Scientific genetic advances pose a further threat to disabled people’s humanity as genetic ‘faults’ are seen in terms of potentially disabling impairments and the eradication of these ‘faulty’ genes seen as the only solution for the advancement of the human race – for the good life and the pursuit of happiness. If we discriminate over foetus/embryos then we are seeing them as potential humans and therefore we need to consider them as humans, whether they are legally or not. The problem is that we see Impairment and disability are seen as the same thing. Yet, in reality, everyone has impairments, either physical or behavioural or both. And we see those impairments as only part of our humanity not the whole of our personhood. Disability is the social response to our impairments – the responses of attitudinal and systemic discrimination, prejudice, stigma and fear.4 Disability can only be eradicated through social change and justice and equality for those who are deemed different or deviant because of their impairments, not by fixing impairments.
This subordinate status of disabled people and other groups of humans and an understanding of their shared inequality and injustice can be measured – and hopefully, redressed – by the universal human rights instruments. Society has recognised this in relation to women, ethnic minorities and children, but it is only now that disabled people are being seen as having the same inalienable right to be considered human. As Leandro Despouy, the UN Special Rapporteur on Disability says in the introduction of his report to the United Nations in 1993:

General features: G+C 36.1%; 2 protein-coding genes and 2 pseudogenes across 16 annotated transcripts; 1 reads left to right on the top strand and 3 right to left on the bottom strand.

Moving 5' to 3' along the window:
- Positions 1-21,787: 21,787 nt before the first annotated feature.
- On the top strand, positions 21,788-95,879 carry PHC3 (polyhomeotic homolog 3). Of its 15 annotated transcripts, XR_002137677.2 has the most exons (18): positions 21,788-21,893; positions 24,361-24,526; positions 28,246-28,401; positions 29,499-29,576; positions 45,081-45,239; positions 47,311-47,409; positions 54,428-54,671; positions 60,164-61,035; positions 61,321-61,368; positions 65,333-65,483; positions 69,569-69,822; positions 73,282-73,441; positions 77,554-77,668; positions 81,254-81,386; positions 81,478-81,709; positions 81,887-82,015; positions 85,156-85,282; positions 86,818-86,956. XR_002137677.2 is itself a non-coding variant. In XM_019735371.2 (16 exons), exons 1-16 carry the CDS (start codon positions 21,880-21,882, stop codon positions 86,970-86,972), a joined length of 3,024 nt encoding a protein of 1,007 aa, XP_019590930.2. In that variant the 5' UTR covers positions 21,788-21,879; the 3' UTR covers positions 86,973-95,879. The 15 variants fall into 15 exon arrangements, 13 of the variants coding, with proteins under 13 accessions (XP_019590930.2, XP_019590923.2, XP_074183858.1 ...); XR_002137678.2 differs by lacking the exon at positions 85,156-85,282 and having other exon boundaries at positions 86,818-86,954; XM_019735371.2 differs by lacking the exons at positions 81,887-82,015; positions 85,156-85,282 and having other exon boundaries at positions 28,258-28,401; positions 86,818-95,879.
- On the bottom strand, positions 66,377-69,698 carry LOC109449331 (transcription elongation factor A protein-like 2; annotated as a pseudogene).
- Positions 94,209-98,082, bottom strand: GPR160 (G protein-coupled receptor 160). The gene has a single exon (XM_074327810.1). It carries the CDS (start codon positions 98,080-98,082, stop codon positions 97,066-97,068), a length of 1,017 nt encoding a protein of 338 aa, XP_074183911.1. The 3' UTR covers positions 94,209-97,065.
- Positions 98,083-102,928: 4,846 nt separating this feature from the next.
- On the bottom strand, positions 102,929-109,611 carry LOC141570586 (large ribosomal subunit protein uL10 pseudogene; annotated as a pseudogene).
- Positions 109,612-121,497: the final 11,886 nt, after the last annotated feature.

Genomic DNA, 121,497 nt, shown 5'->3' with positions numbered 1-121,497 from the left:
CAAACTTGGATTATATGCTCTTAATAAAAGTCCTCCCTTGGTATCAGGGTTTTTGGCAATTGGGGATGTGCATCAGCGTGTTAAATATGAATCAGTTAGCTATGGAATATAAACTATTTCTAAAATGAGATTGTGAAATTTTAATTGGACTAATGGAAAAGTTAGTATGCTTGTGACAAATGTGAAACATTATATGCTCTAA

“The treatment given to disabled persons defines the innermost characteristics of a society and highlights the cultural values that sustain it. It might appear elementary to point out that persons with disabilities are human beings – as human as, and usually even more human than, the rest.”5
The elaboration of the UN Convention on the Rights of Persons with Disabilities, and signature by 120 member states on March 30 2007 provides a potent message in the humanity of disabled people.
Survival of the fittest
Is this separation of disabled people from the rest of humanity a part of social survival and a natural evolutionary mechanism? Is invalidation and discrimination of others an identifying characteristic of a human being – that is, does deploring difference make you a fully paid up member of the human race? Or is this separation of disabled people based on a genuine desire to end human suffering, to pursue perfection, to do no harm?
Certainly we want to continue our species, our tribe, our nations. Undoubtedly this survival instinct has ensured that group dynamics have flourished through specific cultural and behavioural guidelines to ensure recognition of what constitutes good breeding/survival characteristics.
Unlike ladybirds, human beings do not use the number of their spots to assess good characteristics; we use fashion, lifestyle, and status. We create myths, stereotypes, and customs for rejection of the unacceptable and for social elevation of those we see as outstanding. In order to ensure social conformity to these survival guidelines we introduce behaviour guidance – or laws - mechanisms for rejecting or excluding any individual or group which is seen to threaten that survival: immigration laws, apartheid regimes, anti-social behaviour orders. Inevitably these behavioural guidelines are set by those who consider themselves the dominant survivor group and are in control of the social organisation, even the channels of democracy.6
Pursuit of happiness